By Stefan J. Bos. Chief International Correspondent Worthy News
Prices rose for a second consecutive month in September to reach a 10-year peak, driven by gains for cereals and vegetable oils, said the Rome-based Food and Agriculture Organization (FAO).
The price hikes have added to concerns about increased famine in impoverished nations. On a year-on-year basis, prices were up 32.8 percent in September, according to U.N. estimates.
The rising costs are a result of renewed demand in some countries and a backlog of low production in the aftermath of the coronavirus pandemic, experts say.
Market and supply disruptions due to corona restrictions on movement, such as lockdowns, have reportedly created local shortages and higher prices.
“At the end of 2020, more than 88 million people were suffering from acute hunger due to conflict and instability, up 20 percent from a year earlier,” said António Guterres, Secretary-General of the United Nations.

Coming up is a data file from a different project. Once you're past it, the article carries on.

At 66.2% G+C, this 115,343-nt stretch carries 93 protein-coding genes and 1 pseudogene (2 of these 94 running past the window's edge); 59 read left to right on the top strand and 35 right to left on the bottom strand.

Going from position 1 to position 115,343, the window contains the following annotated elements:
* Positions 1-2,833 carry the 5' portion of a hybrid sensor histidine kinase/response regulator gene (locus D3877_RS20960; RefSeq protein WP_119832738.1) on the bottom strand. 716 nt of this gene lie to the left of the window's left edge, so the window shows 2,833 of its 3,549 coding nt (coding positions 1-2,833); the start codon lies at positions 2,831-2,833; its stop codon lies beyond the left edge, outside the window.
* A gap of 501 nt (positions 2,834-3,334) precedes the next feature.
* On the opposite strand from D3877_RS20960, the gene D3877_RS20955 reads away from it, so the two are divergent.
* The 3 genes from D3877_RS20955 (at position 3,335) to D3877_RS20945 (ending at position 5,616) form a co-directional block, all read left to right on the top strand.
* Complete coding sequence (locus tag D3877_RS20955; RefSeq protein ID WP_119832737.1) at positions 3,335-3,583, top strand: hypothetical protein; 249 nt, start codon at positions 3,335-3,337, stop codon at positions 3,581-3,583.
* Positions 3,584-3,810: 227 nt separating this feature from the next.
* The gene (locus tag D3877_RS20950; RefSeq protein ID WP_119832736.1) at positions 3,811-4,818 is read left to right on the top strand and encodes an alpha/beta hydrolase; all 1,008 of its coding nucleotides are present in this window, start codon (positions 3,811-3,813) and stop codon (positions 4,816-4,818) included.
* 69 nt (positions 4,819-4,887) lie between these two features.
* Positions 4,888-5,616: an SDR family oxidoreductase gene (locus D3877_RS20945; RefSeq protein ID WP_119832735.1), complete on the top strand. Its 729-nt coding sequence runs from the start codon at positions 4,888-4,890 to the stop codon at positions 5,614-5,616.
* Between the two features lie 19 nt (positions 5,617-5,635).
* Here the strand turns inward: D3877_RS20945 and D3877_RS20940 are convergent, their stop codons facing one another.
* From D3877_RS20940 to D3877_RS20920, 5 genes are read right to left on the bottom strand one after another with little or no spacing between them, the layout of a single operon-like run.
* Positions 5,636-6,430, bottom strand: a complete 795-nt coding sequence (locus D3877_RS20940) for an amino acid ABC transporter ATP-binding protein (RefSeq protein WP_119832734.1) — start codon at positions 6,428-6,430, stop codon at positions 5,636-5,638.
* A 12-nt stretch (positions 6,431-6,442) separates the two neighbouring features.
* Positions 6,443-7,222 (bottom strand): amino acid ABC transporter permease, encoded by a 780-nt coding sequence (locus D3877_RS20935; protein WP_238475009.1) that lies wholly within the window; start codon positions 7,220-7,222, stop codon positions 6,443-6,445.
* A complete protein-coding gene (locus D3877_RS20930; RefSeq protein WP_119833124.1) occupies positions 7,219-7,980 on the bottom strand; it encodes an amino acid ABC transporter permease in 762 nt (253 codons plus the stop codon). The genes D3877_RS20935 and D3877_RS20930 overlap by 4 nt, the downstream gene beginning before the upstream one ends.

U.N.representatives also projected record global cereal production in 2021 but said this would be outpaced by forecast consumption.
“Among major cereals, wheat will be the focus in the coming weeks as demand needs to be tested against fast-rising prices,” added FAO Senior Economist Abdolreza Abbassian.
Agricultural commodity prices have also risen steeply in the past year, fueled by harvest setbacks and Chinese demand.
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